Last Updated on November 12, 2018
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You may have noticed that many programs are often installed on your computer that require administrator rights to boot. You can use administrator rights to make system changes that can affect all other users. In other words, any program you run as an administrator will make it easier for you to access your computer while it is running.
User account control notifies you before changes are made – not all changes, but only those requiring high administrative fees or permissions. If you run certain programs, you can first see the UAC prompt. The program is not run until you have given your consent. This is a security feature in Windows. The key is to understand what can be done and how changes to administration fees or high fees can be achieved without compromising security.
Let’s see the different options and scenarios.
Open elevated command prompt
Although you can perform many tasks with the CMD, some tasks required high permissions. With Windows 8.1, you can easily open the command prompt (Admin) via the WinX menu. This post shows how to run the command prompt as an administrator.
Read: How to create a shortcut with high rights to run a program.
If you still want to run a program with administrative rights, right-click the program executable and select Properties. Select the Run this program as administrator check box. Click Apply > OK. This article shows you in detail how you can still run applications as an administrator.
Disable Admin Approval mode with Secpol
Run secpol.msc to open the local security policy and navigate to Local Policies > Security Settings. In the right pane, you see a parameter User Account Control : Enable Admin Approval Mode. Double-click it and select Disabled.
This policy parameter controls the behavior of all User Account Control (UAC) policy parameters for the computer. If you change this policy setting, you will need to restart your computer. The options are:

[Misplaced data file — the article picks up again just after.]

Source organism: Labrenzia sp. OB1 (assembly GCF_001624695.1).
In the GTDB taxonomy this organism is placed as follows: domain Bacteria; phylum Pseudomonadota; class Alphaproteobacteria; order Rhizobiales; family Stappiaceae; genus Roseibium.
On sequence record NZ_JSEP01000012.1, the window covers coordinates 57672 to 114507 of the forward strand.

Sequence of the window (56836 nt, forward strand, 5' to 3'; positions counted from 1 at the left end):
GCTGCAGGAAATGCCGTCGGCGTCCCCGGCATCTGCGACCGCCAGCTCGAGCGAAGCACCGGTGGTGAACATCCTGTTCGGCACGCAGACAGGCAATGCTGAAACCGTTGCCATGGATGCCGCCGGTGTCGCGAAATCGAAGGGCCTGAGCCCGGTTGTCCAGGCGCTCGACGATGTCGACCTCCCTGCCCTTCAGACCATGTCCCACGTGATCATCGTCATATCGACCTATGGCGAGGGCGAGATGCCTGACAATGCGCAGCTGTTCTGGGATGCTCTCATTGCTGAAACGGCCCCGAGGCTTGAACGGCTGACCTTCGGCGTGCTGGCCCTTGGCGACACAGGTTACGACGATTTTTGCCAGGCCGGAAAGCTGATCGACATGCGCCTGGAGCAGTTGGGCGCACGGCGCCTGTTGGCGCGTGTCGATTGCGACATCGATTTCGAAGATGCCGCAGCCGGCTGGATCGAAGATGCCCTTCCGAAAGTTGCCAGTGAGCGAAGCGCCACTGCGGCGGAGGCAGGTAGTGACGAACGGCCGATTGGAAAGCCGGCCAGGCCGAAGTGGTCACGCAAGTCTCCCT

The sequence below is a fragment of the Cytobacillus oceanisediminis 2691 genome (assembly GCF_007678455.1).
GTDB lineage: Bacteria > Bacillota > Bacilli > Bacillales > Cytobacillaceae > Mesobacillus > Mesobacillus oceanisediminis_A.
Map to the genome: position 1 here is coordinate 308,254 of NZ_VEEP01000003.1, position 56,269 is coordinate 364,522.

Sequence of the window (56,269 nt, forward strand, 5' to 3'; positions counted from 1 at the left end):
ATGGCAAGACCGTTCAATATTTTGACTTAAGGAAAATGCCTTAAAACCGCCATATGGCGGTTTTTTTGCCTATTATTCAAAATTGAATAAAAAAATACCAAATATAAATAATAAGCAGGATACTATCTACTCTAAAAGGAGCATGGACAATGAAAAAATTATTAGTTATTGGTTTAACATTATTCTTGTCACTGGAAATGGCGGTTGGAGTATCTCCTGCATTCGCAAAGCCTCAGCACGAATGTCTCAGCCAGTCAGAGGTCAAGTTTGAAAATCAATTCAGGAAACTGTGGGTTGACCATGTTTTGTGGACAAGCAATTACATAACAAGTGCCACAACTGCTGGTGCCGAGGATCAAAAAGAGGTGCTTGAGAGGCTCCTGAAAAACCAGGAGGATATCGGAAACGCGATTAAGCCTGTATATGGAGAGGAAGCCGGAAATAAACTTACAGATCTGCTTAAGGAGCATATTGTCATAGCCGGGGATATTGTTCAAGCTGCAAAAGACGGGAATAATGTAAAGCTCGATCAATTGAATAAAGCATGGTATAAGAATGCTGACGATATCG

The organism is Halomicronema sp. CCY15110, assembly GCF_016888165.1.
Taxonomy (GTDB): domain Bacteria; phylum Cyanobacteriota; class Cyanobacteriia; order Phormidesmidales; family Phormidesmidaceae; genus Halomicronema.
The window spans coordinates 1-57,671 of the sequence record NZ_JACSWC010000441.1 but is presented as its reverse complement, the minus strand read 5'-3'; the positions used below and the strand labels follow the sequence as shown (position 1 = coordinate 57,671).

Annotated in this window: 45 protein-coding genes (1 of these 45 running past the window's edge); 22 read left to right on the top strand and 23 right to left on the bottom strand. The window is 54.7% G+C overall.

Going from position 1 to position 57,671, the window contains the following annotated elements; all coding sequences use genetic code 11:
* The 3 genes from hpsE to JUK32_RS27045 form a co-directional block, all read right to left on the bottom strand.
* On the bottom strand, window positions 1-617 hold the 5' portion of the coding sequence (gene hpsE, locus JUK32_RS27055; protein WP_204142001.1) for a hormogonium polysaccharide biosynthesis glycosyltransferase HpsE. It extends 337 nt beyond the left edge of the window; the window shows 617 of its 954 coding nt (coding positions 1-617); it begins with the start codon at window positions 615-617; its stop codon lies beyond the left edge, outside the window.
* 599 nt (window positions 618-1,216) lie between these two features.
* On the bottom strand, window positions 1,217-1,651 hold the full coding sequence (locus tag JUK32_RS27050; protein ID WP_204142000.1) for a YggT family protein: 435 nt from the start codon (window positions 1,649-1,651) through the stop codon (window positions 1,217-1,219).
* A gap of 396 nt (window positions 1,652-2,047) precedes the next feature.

Enabled. (default) Admin Approval mode is enabled. This policy must be enabled and the corresponding UAC policy settings must also be set accordingly for the embedded administrator account and all other users who are members of the Administrators group to run in Admin Approval mode.
Off. Admin Approval mode and all associated UAC policy settings are disabled. If this policy setting is disabled, Security Center will inform you that the overall security of the operating system has been compromised.
Caution, this will reduce the overall security of your computer!
Increased access rights under Windows 10/8/7
A standard user does not have special permission to change server administration. He may not have the following privileges: Add, delete, edit a user, close the server, create and manage group policy objects, change file permissions, and more.
But a user with administrator rights can do much more than the standard user. However, rights are granted after receiving increased privileges for each level in one of the groups, namely Local Server, Domain and Forest.
When a user is added to one of the groups, he gets more performance than the default user. You receive additional user rights. It is the rights or configurations that control who can do what with the computer. If configured, each computer can support a unique set of administrators who control different areas of that computer.
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